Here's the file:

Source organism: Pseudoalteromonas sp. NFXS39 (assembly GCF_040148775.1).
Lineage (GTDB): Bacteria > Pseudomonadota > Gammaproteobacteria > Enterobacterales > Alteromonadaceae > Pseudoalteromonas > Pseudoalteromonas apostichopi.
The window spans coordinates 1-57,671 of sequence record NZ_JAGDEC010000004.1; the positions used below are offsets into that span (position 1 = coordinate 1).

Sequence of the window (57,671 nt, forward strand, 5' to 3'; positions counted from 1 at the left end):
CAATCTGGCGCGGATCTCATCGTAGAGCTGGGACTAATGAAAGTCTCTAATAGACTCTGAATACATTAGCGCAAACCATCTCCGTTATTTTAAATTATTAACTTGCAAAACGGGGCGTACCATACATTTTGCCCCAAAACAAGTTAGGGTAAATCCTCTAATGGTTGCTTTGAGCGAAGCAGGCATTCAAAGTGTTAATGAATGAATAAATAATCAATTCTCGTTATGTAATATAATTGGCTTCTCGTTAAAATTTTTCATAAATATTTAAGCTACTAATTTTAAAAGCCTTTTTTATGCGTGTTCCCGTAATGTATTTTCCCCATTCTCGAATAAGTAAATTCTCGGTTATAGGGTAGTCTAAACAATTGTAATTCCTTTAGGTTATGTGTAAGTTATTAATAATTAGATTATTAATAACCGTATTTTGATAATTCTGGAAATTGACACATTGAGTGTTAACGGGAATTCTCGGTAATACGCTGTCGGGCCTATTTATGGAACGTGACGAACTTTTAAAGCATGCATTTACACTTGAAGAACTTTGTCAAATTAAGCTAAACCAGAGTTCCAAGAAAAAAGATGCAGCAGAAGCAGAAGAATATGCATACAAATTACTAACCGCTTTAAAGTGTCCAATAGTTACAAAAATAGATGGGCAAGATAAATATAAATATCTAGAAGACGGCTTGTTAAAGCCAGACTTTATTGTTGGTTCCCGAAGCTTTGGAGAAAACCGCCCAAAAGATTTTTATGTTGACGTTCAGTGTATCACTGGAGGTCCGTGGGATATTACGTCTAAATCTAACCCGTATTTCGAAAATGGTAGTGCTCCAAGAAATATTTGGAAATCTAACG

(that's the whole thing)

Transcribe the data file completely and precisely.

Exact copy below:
Source organism: Pseudoalteromonas sp. NFXS39 (assembly GCF_040148775.1).
Lineage (GTDB): Bacteria > Pseudomonadota > Gammaproteobacteria > Enterobacterales > Alteromonadaceae > Pseudoalteromonas > Pseudoalteromonas apostichopi.
The window spans coordinates 1-57,671 of sequence record NZ_JAGDEC010000004.1; the positions used below are offsets into that span (position 1 = coordinate 1).

Sequence of the window (57,671 nt, forward strand, 5' to 3'; positions counted from 1 at the left end):
CAATCTGGCGCGGATCTCATCGTAGAGCTGGGACTAATGAAAGTCTCTAATAGACTCTGAATACATTAGCGCAAACCATCTCCGTTATTTTAAATTATTAACTTGCAAAACGGGGCGTACCATACATTTTGCCCCAAAACAAGTTAGGGTAAATCCTCTAATGGTTGCTTTGAGCGAAGCAGGCATTCAAAGTGTTAATGAATGAATAAATAATCAATTCTCGTTATGTAATATAATTGGCTTCTCGTTAAAATTTTTCATAAATATTTAAGCTACTAATTTTAAAAGCCTTTTTTATGCGTGTTCCCGTAATGTATTTTCCCCATTCTCGAATAAGTAAATTCTCGGTTATAGGGTAGTCTAAACAATTGTAATTCCTTTAGGTTATGTGTAAGTTATTAATAATTAGATTATTAATAACCGTATTTTGATAATTCTGGAAATTGACACATTGAGTGTTAACGGGAATTCTCGGTAATACGCTGTCGGGCCTATTTATGGAACGTGACGAACTTTTAAAGCATGCATTTACACTTGAAGAACTTTGTCAAATTAAGCTAAACCAGAGTTCCAAGAAAAAAGATGCAGCAGAAGCAGAAGAATATGCATACAAATTACTAACCGCTTTAAAGTGTCCAATAGTTACAAAAATAGATGGGCAAGATAAATATAAATATCTAGAAGACGGCTTGTTAAAGCCAGACTTTATTGTTGGTTCCCGAAGCTTTGGAGAAAACCGCCCAAAAGATTTTTATGTTGACGTTCAGTGTATCACTGGAGGTCCGTGGGATATTACGTCTAAATCTAACCCGTATTTCGAAAATGGTAGTGCTCCAAGAAATATTTGGAAATCTAACG